Costume Designer Cynthia Summers on the World of ‘The Baby-Sitters Club’ and Snicket Inspired Ensembles

Featured Image courtesy of Cynthia Summers

Costume design is one of the most unique aspects of a film or TV series. Certain ensembles can take your breath away, but the art of the design is that it’s just as effective when you don’t notice it at all. Aspects of time, place, circumstance, and even the personality and unconscious thoughts of the main character must be considered when picking out something as simple as their shoes. In The Devil Wears Prada, the famous monologue by Meryl Streep’s Miranda Priestly points out the protagonist’s woeful ignorance to the fact that her carelessly thrown-together outfit was actually carefully curated and chosen for her by the fashion experts surrounding her.

One of the people who curates even those most simplistic of outfits is Hollywood costume designer Cynthia Summers. A two-time Emmy nominee, Summers has risen to the top of her craft as an expert in fantastical settings and modern ensembles infused with uniqueness.

TV Wasteland talked with Summers about the process of a costume designer, how she approaches even the most wacky of ideas, and the benefits of her favorite projects.

The 1965 epic Doctor Zhivago set the first spark of Summers’ love of costumes on screen. The Russian period aspects drew her in, and the darkness of it all caught her eye in particular. This was in direct opposition to her other biggest inspiration, the biopic Frida (starring Salma Hayek as the titular Frida Kahlo). Frida’s world was one of rich hues and bright fabrics, a strong contrast to the bleakness of Phyllis Dalton’s Russian furs and hats in Zhivago. “Both [were] period, both completely different in the color spectrum… perhaps that’s why I like varied genres within film… dark, colorful, fantastical, real, period, and everything in between.”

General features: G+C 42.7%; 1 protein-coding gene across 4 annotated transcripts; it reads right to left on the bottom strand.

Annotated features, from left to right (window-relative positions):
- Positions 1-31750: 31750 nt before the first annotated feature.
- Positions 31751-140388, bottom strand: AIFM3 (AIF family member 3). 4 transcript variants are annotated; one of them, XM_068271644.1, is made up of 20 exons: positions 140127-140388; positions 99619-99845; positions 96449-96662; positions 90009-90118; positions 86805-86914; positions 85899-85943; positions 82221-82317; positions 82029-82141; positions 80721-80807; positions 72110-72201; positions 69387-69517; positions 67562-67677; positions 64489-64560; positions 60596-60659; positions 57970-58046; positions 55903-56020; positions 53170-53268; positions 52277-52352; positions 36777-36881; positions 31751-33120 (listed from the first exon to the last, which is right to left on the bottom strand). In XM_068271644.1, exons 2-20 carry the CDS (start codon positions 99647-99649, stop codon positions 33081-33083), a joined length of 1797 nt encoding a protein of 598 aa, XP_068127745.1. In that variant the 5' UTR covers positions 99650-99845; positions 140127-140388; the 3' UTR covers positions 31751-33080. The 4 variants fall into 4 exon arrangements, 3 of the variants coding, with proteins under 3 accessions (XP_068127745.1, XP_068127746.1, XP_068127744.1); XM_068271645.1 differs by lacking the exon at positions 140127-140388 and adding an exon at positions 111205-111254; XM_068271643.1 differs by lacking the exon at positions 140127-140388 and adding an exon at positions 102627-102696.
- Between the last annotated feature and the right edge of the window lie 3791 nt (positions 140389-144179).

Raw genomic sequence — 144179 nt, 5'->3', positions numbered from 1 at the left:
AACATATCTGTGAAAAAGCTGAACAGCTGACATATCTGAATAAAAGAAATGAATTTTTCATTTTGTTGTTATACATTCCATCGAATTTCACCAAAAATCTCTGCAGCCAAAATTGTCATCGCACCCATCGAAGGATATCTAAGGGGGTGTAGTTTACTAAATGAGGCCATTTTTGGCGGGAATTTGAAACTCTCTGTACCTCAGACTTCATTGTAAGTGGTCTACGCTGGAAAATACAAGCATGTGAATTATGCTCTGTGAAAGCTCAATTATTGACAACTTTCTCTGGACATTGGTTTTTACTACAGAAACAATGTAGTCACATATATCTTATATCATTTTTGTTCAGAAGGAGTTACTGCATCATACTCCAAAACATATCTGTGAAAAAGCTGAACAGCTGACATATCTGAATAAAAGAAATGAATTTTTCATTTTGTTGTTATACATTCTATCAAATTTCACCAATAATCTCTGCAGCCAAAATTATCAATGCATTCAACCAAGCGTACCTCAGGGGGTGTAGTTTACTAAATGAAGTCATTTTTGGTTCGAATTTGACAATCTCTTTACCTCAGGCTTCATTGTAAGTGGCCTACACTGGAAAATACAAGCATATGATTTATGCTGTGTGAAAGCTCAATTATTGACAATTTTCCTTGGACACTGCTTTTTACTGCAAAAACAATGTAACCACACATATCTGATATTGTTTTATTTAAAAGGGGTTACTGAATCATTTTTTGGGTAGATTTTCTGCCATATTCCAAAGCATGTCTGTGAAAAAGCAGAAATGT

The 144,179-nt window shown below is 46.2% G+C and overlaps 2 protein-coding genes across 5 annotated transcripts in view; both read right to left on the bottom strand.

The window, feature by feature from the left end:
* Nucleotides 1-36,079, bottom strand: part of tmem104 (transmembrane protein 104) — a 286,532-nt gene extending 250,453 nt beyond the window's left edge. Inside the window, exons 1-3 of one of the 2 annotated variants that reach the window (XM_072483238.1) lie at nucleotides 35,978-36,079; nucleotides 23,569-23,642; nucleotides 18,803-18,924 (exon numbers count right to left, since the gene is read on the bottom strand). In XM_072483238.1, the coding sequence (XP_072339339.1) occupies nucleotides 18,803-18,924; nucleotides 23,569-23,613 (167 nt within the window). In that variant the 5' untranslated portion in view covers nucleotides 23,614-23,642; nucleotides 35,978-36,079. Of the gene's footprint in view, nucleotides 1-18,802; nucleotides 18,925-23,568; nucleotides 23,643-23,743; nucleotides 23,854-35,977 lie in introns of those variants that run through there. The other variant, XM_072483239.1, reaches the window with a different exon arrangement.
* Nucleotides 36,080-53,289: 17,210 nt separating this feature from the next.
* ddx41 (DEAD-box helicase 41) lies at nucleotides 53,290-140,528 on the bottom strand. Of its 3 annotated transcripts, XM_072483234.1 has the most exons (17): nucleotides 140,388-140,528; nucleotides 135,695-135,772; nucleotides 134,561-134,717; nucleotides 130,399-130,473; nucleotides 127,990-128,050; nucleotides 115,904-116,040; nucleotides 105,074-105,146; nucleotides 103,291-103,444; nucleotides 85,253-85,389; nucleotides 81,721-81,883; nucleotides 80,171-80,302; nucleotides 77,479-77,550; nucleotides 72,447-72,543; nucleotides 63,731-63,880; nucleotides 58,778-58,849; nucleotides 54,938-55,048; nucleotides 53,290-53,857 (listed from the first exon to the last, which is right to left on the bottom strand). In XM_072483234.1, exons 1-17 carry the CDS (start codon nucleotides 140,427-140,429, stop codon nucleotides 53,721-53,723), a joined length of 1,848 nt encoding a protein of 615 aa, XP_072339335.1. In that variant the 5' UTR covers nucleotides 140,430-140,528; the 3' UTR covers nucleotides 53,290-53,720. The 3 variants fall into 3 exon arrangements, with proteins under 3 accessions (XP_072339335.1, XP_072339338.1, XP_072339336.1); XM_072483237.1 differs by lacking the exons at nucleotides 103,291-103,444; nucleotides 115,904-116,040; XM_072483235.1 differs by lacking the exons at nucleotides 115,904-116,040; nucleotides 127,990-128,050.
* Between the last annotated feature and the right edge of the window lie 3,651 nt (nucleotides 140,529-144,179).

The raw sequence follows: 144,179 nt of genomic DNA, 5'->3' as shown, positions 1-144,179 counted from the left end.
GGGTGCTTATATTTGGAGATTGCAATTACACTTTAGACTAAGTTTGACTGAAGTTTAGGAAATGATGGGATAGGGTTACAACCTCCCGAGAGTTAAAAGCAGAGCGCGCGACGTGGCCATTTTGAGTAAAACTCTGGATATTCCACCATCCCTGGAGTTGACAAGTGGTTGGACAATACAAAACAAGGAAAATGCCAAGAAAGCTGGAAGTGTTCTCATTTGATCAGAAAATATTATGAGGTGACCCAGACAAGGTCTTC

One of Summers’ most significant projects in the early 2000s was the groundbreaking LGBTQ+ drama The L Word. Cynthia’s career was already ten years deep, but she emphasized the pressure on “getting the show right.” It was pushing so many boundaries in terms of representation, and with the show not having a defined direction, the creative team was able to explore frontiers in a creative sense as well. “The L Word was a show made by women, for women, all about women. What we learned really quickly was: Regardless of who you are as a woman, every woman loves fashion.” She noted that this doesn’t just mean dresses and high heels in the typical sense, but simply that the clothes women wear on a daily basis are so essential to their own selves. “Whether you wear jeans and a T-shirt or a leopard dress… you’re making a statement.” Summers did joke that she was happy that the characters’ wardrobes could grow bigger as the show caught on and progressed with more seasons, but “that’s the beauty of television,” a medium where you have the space and time to see how trends and personal styles evolve. “If the characters grow in those seasons, you can grow with them. It’s really invigorating.” On the other hand, the rapid-fire nature of television means that you have to be ready for anything. “There’s always going to be a hiccup,” and you may not have a lot of time to fix it, meaning that the job is never boring.

Summers then joined Netflix’s TV adaptation of the classic book series A Series of Unfortunate Events. Most series give you five to ten days to prepare for each episode before shooting, but Netflix gave the ASOUE production crew twenty-four days to prepare for a twenty-four day shoot. However, since nearly every episode was part of a two-part installment taking place in one location (like the Grim Grotto or the Miserable Mill), both parts were shot at once. It seems like a lot of time, but as soon as you see the show, the production and costume design are so elaborate and intricate that it becomes obvious that every moment was needed. Of course, multiple copies of every costume needed to be made as well for necessary shooting requirements: some for every level of decay if the story required the characters to get dirty, some for the stunt doubles, some for the stand-ins, some clean ones as spares, and so on. “You see one costume on Malina [Weissman], for instance, and you’ve got to know that there are at least ten or twelve of those costumes… A lot of the time we would dye our own fabrics and create our own fabrics because the color and the tone of the show was very theatrical. It was really precise, and everything had to complement or match the sets.”